Emergency Preparedness and Response: Extreme Cold

Prepare and Act

It’s important to prepare for extreme cold and to also remain safe during cold weather and possibly related winter weather. This section provides information on what to do before and during cold weather events.

Energy, Weatherization, and Funding Resources

There are often resources available to help low-income consumers and families weatherize homes and pay for increased energy costs:

  • The LIHEAP program will provide assistance with energy bills, allowing families to stay warm in the winter and cool in the summer.
  • Local weatherization programs provide free services to improve homes and make them more energy efficient. Utilities may also provide these services.

These resources may be helpful to anyone struggling with energy needs, not just those affected by extreme cold. For more information on this and other resources, see our Policy Levers and Actions page.

Before Cold Weather

CDC’s guidance, Preparing for a Winter Storm [disponible en español: Cómo prepararse para una tormenta invernal] suggests approaching storm preparation in three steps:

  1. Planning.
  2. Preparing your home and car.
  3. Steps to take before the storm.

Planning

According to the CDC, people living in areas that are especially at risk of winter weather should ensure that they have a disaster plan in place.

Plan Ahead
Although it’s common for families to prepare supplies for an emergency, they are much less likely to have an emergency action plan. This CDC webpage lists some common and helpful contacts and items to help you get started on creating your emergency action plan. [url; CDC]

Preparing Your Home and Car

Prepare a kit: Disaster supply kits should contain enough food, water, and supplies to last for multiple days.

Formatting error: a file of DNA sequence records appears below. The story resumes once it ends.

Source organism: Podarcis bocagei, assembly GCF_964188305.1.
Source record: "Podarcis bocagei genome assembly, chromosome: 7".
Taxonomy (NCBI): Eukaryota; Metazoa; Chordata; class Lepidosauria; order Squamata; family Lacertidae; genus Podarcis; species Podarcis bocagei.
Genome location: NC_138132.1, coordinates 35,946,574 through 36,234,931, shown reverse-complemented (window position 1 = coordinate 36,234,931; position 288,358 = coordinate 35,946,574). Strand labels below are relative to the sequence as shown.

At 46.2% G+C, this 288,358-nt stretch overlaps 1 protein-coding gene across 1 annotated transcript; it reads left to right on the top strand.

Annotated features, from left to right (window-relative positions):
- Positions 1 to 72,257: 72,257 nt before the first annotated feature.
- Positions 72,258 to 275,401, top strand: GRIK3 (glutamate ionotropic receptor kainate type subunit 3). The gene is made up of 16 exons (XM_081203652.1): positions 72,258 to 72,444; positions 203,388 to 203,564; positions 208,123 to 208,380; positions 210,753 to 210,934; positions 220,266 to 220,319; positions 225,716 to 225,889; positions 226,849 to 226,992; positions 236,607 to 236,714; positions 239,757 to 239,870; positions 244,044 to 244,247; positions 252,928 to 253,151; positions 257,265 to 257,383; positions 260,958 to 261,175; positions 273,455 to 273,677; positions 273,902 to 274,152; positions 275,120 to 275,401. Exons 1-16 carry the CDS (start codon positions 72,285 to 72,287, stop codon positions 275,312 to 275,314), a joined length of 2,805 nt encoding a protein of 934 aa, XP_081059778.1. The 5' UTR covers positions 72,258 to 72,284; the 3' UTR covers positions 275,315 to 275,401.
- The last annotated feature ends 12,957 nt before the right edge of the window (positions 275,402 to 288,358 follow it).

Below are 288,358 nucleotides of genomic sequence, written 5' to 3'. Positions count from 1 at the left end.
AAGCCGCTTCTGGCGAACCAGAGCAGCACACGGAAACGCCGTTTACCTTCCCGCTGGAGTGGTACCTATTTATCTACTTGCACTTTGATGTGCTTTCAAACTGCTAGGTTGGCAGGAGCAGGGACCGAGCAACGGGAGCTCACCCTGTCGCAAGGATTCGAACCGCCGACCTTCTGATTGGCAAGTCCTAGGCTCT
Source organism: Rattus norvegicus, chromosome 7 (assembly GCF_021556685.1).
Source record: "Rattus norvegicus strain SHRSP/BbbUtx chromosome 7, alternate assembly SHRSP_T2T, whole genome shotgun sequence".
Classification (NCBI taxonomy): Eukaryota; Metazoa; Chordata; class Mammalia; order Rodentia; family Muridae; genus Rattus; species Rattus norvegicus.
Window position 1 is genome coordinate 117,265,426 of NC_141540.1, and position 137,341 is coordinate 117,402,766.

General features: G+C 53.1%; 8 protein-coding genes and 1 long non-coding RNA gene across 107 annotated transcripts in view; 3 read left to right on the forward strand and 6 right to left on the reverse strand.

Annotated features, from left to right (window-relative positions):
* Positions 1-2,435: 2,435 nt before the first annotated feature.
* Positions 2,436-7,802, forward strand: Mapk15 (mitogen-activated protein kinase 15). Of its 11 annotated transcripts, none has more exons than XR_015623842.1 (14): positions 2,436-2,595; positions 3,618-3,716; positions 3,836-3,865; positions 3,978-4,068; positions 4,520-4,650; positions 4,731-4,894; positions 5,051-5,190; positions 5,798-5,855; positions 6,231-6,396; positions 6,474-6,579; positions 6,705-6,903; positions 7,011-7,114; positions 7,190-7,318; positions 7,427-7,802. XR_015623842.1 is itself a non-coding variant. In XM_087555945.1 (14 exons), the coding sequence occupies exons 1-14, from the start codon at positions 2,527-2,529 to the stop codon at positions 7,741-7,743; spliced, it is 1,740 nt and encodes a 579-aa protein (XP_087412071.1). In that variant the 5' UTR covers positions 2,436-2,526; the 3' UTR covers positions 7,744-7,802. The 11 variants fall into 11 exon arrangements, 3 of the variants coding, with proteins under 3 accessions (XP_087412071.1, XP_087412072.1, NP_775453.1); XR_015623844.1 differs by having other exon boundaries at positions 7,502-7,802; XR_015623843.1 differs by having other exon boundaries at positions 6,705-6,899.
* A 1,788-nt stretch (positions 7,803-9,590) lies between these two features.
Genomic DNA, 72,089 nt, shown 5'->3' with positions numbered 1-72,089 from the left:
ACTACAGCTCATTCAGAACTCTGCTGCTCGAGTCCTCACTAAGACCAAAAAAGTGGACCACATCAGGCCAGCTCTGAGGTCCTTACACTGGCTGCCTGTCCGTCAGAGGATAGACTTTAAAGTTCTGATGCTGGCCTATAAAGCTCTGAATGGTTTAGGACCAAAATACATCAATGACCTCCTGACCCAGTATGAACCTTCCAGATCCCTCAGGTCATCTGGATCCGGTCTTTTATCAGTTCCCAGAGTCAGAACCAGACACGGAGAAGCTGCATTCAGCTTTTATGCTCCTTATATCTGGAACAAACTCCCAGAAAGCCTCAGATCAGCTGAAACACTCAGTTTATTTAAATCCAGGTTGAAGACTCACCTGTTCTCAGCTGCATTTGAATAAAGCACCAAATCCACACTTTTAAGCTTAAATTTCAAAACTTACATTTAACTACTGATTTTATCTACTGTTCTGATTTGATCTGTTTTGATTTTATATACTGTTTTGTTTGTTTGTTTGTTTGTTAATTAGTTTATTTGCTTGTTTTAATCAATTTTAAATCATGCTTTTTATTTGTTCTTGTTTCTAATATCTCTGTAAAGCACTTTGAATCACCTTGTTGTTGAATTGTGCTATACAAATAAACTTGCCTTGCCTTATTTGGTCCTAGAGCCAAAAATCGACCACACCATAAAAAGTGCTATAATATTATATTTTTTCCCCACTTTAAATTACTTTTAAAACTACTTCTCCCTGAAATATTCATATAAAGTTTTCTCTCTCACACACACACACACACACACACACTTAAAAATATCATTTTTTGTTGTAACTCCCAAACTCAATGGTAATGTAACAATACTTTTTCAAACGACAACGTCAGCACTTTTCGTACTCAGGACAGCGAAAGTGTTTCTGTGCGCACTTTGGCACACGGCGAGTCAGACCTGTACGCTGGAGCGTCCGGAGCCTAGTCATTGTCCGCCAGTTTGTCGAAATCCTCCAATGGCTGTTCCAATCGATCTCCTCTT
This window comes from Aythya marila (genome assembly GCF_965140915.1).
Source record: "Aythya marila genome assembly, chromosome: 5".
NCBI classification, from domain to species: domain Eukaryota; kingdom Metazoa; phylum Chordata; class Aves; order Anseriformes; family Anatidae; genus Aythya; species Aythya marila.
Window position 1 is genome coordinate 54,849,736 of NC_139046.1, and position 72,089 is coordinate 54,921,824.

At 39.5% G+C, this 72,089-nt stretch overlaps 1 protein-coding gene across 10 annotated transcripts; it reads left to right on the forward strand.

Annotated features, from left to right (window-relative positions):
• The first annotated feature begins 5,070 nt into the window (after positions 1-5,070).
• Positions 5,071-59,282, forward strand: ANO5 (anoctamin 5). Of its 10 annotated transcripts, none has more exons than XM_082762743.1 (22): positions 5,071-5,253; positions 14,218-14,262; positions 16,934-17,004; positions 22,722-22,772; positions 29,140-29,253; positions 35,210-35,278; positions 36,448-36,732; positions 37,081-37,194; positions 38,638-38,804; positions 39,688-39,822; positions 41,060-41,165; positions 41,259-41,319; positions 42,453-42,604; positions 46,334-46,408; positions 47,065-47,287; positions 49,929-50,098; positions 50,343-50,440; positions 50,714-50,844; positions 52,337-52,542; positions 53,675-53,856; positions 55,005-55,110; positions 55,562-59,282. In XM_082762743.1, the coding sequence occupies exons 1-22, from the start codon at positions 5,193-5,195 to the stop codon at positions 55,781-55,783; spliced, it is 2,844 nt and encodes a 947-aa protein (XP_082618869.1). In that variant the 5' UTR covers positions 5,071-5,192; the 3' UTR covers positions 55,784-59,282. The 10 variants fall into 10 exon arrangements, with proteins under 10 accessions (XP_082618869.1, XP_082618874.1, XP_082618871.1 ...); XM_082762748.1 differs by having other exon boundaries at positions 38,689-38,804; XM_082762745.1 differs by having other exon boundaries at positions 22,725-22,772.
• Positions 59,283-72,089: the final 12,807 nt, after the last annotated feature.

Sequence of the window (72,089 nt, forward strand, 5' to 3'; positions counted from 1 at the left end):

When preparing a healthy home for cold weather, consider the following precautions:

  • Weatherproof your home.
  • Have your chimney or flue inspected.
  • Install a smoke and CO detector.

Build a Kit
Ready.gov has compiled some basic and additional emergency supplies that can help you create your kit. This page is available in several languages, listed below. [url; Ready.gov]

Arabic | Español | Français | Haitian Creole | Japanese | Korean |
Russian | Tagalog | Vietnamese | Chinese, Simplified

Prepare for Cold Weather
The National Weather Service highlights the importance of preparing a winter car survival kit that includes food, fuel, and supplies. Learn more about some basic items to include in your kit. [url; NWS]

Be Prepared for a Winter Storm
A general overview of preparing for and staying safe during winter storms and responding to cold-related health concerns is covered in this information sheet, published by the Federal Emergency Management Administration (FEMA). [pdf; FEMA]

Steps to Take Before the Storm

Being aware of when to expect a winter storm or extreme cold conditions can help you prepare and plan. It is important to know the differences between various notices issued by weather services and it is also important to stay updated with any weather developments.

Understand the differences between winter storm warnings, watches, and advisories.

  • Warnings: Issued 12-24 hours before a weather event and provides information on when the weather event will most likely occur.
  • Watches: Issued 12-48 hours before a weather event. Its purpose is to alert public about the possibility of the weather event.